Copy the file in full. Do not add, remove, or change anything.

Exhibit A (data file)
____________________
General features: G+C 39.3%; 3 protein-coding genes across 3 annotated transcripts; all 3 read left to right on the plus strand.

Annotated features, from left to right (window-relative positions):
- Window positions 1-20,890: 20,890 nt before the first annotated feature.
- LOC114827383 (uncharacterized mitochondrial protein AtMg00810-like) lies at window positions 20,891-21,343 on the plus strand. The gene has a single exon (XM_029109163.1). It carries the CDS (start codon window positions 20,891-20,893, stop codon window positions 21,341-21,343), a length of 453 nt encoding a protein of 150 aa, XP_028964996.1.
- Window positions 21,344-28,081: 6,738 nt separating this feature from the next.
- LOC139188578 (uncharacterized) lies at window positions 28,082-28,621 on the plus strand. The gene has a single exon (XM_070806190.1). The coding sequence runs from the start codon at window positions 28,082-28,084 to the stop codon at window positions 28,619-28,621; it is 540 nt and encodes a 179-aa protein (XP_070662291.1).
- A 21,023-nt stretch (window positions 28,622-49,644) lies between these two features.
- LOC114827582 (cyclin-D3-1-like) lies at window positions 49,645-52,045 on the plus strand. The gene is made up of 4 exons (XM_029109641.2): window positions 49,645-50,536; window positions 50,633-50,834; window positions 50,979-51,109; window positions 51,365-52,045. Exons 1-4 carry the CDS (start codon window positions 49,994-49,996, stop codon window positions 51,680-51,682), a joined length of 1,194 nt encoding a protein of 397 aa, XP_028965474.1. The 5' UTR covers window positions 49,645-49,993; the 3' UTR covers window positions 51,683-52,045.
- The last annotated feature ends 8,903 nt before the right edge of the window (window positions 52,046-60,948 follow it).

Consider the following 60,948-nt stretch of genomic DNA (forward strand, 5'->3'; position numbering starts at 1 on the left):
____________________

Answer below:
General features: G+C 39.3%; 3 protein-coding genes across 3 annotated transcripts; all 3 read left to right on the plus strand.

Annotated features, from left to right (window-relative positions):
- Window positions 1-20,890: 20,890 nt before the first annotated feature.
- LOC114827383 (uncharacterized mitochondrial protein AtMg00810-like) lies at window positions 20,891-21,343 on the plus strand. The gene has a single exon (XM_029109163.1). It carries the CDS (start codon window positions 20,891-20,893, stop codon window positions 21,341-21,343), a length of 453 nt encoding a protein of 150 aa, XP_028964996.1.
- Window positions 21,344-28,081: 6,738 nt separating this feature from the next.
- LOC139188578 (uncharacterized) lies at window positions 28,082-28,621 on the plus strand. The gene has a single exon (XM_070806190.1). The coding sequence runs from the start codon at window positions 28,082-28,084 to the stop codon at window positions 28,619-28,621; it is 540 nt and encodes a 179-aa protein (XP_070662291.1).
- A 21,023-nt stretch (window positions 28,622-49,644) lies between these two features.
- LOC114827582 (cyclin-D3-1-like) lies at window positions 49,645-52,045 on the plus strand. The gene is made up of 4 exons (XM_029109641.2): window positions 49,645-50,536; window positions 50,633-50,834; window positions 50,979-51,109; window positions 51,365-52,045. Exons 1-4 carry the CDS (start codon window positions 49,994-49,996, stop codon window positions 51,680-51,682), a joined length of 1,194 nt encoding a protein of 397 aa, XP_028965474.1. The 5' UTR covers window positions 49,645-49,993; the 3' UTR covers window positions 51,683-52,045.
- The last annotated feature ends 8,903 nt before the right edge of the window (window positions 52,046-60,948 follow it).

Consider the following 60,948-nt stretch of genomic DNA (forward strand, 5'->3'; position numbering starts at 1 on the left):